by Rebecca Bernard
There is something about being in a car and not moving. Three hours in one spot on the highway. Parked. The strange sense of false movement when the other lanes begin to creep and you are standing still. Up ahead, is there blood? Is the asphalt a canvas of someone else’s’ loss? Humans in still unison.
I have spent time in cars: parked, moving, idling. It can be a good place to be, the car. I picture all the air from all the cars I’ve ever experienced. That closeness. It filling an auditorium. A stadium. Me forgetting the individual moments. The memories I hold in a state of constant revision as I remember and re-remember them.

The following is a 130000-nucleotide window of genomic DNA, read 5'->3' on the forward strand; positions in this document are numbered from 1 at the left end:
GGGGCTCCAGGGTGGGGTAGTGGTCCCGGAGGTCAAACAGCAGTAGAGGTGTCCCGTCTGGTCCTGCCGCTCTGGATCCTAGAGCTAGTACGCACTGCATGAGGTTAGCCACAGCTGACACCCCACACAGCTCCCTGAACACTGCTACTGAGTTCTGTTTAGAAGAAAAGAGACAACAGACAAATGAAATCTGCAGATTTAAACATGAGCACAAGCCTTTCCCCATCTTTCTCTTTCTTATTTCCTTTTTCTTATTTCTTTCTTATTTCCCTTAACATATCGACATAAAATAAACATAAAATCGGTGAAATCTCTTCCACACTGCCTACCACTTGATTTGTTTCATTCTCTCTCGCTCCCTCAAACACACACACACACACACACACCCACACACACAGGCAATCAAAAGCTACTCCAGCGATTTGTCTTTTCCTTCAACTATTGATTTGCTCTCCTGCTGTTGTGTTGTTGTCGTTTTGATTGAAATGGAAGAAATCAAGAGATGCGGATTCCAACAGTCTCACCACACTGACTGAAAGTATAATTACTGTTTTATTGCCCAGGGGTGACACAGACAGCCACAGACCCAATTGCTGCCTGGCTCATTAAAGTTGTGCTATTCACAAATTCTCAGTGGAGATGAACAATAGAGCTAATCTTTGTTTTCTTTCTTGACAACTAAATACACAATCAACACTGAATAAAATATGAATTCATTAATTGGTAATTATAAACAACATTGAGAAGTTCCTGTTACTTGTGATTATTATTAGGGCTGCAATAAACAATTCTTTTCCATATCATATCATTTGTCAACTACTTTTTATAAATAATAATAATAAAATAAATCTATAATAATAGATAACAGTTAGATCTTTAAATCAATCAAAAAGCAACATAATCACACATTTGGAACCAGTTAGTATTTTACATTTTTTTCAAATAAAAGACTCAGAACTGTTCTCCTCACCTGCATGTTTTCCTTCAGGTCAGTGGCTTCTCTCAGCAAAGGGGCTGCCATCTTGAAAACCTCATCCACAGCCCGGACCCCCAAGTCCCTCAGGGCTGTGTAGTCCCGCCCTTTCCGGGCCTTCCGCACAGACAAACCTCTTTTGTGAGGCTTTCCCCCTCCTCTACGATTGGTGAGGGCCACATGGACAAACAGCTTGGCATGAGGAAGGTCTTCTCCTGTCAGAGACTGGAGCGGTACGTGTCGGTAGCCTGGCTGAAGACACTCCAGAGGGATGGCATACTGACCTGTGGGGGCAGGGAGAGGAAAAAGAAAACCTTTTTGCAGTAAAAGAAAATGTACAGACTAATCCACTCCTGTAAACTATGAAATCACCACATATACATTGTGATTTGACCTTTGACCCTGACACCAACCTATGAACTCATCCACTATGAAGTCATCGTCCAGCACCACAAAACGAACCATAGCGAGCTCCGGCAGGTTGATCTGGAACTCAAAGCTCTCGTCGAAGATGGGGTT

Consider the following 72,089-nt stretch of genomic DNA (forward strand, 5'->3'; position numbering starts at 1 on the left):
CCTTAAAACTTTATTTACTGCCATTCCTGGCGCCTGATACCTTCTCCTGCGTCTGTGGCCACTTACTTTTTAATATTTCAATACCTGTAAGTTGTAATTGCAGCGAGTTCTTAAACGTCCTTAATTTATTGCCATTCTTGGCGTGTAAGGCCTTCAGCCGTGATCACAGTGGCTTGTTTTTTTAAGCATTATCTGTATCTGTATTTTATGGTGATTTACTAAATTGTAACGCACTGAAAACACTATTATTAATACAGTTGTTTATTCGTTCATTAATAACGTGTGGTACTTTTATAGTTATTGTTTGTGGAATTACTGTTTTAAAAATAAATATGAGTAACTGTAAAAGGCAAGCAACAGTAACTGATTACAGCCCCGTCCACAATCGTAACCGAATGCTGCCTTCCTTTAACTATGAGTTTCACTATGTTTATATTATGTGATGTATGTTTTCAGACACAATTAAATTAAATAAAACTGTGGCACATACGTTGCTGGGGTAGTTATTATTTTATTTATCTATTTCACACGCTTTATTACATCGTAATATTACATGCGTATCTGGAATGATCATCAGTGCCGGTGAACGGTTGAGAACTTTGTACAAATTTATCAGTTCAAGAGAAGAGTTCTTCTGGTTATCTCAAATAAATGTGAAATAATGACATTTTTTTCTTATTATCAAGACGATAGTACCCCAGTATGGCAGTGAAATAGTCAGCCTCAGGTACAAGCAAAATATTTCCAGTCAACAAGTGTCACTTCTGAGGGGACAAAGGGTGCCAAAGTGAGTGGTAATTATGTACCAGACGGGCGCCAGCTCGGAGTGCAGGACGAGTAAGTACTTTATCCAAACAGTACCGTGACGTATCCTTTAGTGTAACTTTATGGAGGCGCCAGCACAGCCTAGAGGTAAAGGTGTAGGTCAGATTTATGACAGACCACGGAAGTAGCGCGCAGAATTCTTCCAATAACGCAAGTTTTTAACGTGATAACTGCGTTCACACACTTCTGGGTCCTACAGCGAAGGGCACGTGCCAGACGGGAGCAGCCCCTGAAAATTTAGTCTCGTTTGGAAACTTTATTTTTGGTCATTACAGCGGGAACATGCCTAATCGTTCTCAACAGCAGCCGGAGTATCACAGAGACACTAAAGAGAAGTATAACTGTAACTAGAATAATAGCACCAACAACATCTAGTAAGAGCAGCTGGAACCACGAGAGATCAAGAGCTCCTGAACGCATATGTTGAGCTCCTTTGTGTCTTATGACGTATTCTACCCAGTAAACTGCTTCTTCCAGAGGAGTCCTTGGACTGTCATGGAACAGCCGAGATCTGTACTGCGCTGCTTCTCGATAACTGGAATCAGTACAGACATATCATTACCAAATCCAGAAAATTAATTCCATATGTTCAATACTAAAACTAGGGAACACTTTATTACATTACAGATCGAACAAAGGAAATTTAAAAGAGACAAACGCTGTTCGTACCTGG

We’re in an empty parking lot. It’s the weekend. The white lines like rows and rows of even teeth. Our youth flexes its thin arms. What is that strange feeling of holding a memory in your gut? The atom splits with sadness and joy together. A place of motion, and you held still. Rephrasing a sentence. The night is hot. It is a hot night. How do the changes affect the characters? Is that what I wonder about? Part of my life is spent in traffic. Part of my life is spent in traffic. If I say it twice, does it mean something unique each time? I am trying to remember.